“Man is, by nature, a political animal,” said Aristotle. What he meant by this is that the moment a human being is born, he is already rooted in the politics of his birthplace. By nature, he wants the best possible society for himself and the general public. By nature, he engages in debates with others in order to achieve that ideal society.
Nowadays, however, it seems that people want to remain apolitical. They say things like:
“Politics? I do not care about that.”
“I do not care who to vote next. They are all corrupt!”
“If you do not vote, you will not be responsible when your politicians screw things up.”
Given the current political climate, such sentiments are understandable. Many politicians make a lot of promises in their campaigns, but only a few of them actually deliver. Those who stay true to their pledges are met with great difficulty with resources and public satisfaction.
People demand for a lot of things at once, but the good governor can only do so much. If he fails to do something good, shame on him for the lack of effort! If he does manage to push through, shame on him for not prioritizing the right things! Damned if he does, damned if he does not.
Even more prominent are politicians driven by personal agenda. Elected in confidence, their true motives are confidential. They squeeze the public of their faith, extracting them of their resources, implementing prejudicial regulations that favor some and impair the others. The ideal politicians seek the common good—in reality, politicians do so unscrupulously. Educated as they are, they fail in moral principles. Excellence is present but honor is sorely lacking.
But most of all, there is reality as a whole. Education, climate change, crime, pollution, the economy—all ever-changing, ever-flowing, ever-evolving. No permanent solution, just temporary ones to keep some problems at bay while the others just keep piling on. In the ideal world, a competent government is needed, one filled with competent politicians who seek nothing more than the common good and who are willing to set aside their differences to work together. Such a government only exists in a dream.
Politics is a multi-faceted, complex subject. In sum, a political spectrum exists that allows people to determine to which side they are aligned. One is either economic-left or economic-right and authoritarian or libertarian, each deviation of the spectrum having its own say of what the ideal society is. But they always clash with each other as they each try to push their ideologies. In the end, there is no decision without compromise. Each solution leads to another problem—the conflict eternal.
Stuck in the crossfire, the general public suffers. Three choices are available for them: comply, cry out in vain indignation, or lay silent in cynical apathy.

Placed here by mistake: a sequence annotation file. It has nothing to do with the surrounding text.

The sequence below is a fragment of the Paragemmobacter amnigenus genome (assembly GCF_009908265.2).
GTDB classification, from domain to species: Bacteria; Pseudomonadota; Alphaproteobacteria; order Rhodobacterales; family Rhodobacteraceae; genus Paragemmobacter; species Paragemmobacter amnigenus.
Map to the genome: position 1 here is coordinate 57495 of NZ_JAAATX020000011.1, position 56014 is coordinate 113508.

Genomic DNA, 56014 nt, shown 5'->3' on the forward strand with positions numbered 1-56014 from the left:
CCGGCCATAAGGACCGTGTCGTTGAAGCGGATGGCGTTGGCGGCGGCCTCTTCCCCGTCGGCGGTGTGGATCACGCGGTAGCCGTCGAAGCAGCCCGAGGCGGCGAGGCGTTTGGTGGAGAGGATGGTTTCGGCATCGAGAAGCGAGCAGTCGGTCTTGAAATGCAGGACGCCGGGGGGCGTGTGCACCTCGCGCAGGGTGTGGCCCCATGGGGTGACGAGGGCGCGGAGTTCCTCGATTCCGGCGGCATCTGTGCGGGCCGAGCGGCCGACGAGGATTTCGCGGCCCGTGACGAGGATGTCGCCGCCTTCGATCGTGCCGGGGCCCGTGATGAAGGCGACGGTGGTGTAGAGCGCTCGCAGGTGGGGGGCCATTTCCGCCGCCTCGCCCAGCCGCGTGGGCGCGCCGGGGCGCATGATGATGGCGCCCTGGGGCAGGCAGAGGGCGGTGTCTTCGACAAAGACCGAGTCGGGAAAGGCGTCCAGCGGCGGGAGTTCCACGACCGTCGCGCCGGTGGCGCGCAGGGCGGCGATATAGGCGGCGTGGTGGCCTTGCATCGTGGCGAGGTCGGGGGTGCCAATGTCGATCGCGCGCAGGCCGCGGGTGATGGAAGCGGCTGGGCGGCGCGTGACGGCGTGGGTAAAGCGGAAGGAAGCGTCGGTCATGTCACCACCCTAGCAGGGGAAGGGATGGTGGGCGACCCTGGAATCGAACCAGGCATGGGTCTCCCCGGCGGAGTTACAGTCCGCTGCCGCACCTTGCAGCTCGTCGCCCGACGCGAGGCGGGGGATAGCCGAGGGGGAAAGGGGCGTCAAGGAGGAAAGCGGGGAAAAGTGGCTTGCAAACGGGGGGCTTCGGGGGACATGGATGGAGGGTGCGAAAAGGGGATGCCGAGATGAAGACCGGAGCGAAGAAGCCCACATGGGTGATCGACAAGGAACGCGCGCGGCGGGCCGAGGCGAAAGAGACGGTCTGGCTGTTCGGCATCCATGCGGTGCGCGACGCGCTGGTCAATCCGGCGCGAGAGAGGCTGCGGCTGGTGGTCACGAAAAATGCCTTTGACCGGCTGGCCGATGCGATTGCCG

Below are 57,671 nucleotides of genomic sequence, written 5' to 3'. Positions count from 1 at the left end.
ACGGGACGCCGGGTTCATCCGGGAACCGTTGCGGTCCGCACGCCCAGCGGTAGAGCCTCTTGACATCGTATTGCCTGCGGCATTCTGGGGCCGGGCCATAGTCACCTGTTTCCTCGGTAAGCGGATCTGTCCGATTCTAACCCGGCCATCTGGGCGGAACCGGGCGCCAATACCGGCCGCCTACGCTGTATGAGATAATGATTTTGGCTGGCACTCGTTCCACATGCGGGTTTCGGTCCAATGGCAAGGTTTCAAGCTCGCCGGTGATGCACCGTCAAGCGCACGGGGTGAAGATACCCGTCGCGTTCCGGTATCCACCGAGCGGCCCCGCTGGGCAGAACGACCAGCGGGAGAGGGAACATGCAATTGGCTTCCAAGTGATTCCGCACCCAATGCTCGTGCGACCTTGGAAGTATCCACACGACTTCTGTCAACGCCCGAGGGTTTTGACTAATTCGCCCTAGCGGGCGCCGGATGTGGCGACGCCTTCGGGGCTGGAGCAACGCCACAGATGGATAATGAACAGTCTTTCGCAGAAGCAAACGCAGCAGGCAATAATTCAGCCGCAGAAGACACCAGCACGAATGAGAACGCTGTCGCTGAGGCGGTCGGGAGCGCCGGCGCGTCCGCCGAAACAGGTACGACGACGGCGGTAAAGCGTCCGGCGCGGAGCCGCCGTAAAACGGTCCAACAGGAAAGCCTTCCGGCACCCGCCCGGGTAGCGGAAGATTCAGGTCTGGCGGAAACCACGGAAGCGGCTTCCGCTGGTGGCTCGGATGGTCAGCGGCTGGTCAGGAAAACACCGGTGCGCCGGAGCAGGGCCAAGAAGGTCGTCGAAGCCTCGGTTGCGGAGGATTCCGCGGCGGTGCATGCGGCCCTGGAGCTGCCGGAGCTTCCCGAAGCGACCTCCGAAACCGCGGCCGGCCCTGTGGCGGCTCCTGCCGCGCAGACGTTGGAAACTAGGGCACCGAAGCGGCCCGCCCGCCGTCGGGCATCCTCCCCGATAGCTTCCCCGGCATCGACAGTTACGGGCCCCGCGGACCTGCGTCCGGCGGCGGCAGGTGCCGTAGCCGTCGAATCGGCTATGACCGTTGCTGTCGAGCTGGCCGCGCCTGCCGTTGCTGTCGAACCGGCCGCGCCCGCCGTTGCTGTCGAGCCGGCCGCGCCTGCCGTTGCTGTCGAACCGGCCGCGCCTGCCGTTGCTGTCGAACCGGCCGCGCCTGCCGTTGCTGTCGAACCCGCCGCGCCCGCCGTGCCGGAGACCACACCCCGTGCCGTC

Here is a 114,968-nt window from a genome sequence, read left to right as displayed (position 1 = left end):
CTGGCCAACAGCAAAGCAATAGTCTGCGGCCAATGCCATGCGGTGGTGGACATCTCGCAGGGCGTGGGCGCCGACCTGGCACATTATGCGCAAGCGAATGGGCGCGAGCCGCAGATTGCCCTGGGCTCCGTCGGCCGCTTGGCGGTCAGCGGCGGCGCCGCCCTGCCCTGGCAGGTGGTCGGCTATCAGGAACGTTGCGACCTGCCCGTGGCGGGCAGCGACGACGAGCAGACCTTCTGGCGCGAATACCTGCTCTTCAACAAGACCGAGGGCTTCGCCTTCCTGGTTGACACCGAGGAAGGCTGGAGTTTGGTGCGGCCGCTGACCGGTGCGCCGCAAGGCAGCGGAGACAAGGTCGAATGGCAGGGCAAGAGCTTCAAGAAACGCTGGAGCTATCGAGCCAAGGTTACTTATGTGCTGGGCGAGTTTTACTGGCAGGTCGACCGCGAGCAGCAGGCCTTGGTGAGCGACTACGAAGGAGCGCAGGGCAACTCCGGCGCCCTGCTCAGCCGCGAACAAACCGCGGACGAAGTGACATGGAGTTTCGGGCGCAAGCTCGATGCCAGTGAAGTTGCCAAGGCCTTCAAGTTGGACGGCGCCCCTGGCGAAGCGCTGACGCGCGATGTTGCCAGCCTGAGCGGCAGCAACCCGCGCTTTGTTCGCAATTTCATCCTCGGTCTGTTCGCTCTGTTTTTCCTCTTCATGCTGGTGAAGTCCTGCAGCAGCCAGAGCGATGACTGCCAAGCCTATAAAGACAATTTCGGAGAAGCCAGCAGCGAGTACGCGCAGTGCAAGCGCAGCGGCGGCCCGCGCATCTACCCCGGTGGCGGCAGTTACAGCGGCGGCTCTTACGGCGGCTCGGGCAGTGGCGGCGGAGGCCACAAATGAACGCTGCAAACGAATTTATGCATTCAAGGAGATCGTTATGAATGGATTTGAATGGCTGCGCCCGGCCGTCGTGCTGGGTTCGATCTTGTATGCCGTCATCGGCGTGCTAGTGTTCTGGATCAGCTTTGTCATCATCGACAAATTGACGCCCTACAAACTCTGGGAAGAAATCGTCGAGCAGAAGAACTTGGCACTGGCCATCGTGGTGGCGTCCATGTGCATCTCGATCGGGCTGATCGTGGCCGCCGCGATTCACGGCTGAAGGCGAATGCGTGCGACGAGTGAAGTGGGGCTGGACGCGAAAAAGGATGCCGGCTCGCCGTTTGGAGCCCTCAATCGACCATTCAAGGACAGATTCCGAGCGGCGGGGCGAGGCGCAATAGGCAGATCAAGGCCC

What is the point of political debates?
Given all of that, it seems that there is no point in talking about politics, let alone scouring for the best political debate topics. Why talk about it at all if change is unattainable? Better to just not care about politics.
But change is possible, and political debates are relevant and significant. Vital, too, is it for an educated citizenry to come up with the best political debate topics in order to test the competency of aspiring leaders. Firstly, political debates allow people to exert their greatest mental efforts, drawn not only from knowledge in current affairs but also from the experience of simple day-to-day life. What results is a significant improvement in mental faculties.
Secondly, political debates can become a source of knowledge. When two people engage in a debate, they learn much from each other about each other’s sides. Even more prominent is how political debates encourage one to go out to the world, to figure out what is going on with it.
Political debates are “self-feeding,” so to speak. Political debates make people want to know more about current events, which make them go back to doing political debates. If enough people do this, awareness and knowledge of the political climate will spread. What Aristotle said would come true: as a political animal, man would want what is best for himself and society through government. Together, society would put into power those that will ensure the best livelihood possible for everyone.
Lastly, it is impossible to not care about politics. Being apolitical is, in itself, a political stance. As Aristotle pointed out, human beings engage in politics everyday, whether in intellectual conversations or in something as simple as abiding by the law. Human beings, too, want the best attainable livelihood, and this they seek through an effective government.